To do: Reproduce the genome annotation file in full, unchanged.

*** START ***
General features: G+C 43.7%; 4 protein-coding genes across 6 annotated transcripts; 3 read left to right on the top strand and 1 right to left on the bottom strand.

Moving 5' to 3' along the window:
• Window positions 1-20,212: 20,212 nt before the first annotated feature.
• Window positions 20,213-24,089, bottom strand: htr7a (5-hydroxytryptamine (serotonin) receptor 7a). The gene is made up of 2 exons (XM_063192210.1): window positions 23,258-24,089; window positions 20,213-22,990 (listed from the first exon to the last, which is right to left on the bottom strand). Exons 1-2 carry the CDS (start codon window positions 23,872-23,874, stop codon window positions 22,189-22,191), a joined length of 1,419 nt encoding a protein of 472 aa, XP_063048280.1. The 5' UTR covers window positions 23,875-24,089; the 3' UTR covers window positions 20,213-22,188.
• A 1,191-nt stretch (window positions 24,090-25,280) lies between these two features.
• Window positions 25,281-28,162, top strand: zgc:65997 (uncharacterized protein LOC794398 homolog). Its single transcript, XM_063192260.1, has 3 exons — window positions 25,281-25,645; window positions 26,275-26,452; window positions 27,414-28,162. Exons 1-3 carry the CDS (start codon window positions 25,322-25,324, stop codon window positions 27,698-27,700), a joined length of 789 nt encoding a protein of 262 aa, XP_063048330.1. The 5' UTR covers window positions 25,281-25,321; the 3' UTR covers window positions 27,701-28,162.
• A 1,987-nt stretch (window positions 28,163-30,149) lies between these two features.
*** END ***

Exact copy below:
General features: G+C 43.7%; 4 protein-coding genes across 6 annotated transcripts; 3 read left to right on the top strand and 1 right to left on the bottom strand.

Moving 5' to 3' along the window:
• Window positions 1-20,212: 20,212 nt before the first annotated feature.
• Window positions 20,213-24,089, bottom strand: htr7a (5-hydroxytryptamine (serotonin) receptor 7a). The gene is made up of 2 exons (XM_063192210.1): window positions 23,258-24,089; window positions 20,213-22,990 (listed from the first exon to the last, which is right to left on the bottom strand). Exons 1-2 carry the CDS (start codon window positions 23,872-23,874, stop codon window positions 22,189-22,191), a joined length of 1,419 nt encoding a protein of 472 aa, XP_063048280.1. The 5' UTR covers window positions 23,875-24,089; the 3' UTR covers window positions 20,213-22,188.
• A 1,191-nt stretch (window positions 24,090-25,280) lies between these two features.
• Window positions 25,281-28,162, top strand: zgc:65997 (uncharacterized protein LOC794398 homolog). Its single transcript, XM_063192260.1, has 3 exons — window positions 25,281-25,645; window positions 26,275-26,452; window positions 27,414-28,162. Exons 1-3 carry the CDS (start codon window positions 25,322-25,324, stop codon window positions 27,698-27,700), a joined length of 789 nt encoding a protein of 262 aa, XP_063048330.1. The 5' UTR covers window positions 25,281-25,321; the 3' UTR covers window positions 27,701-28,162.
• A 1,987-nt stretch (window positions 28,163-30,149) lies between these two features.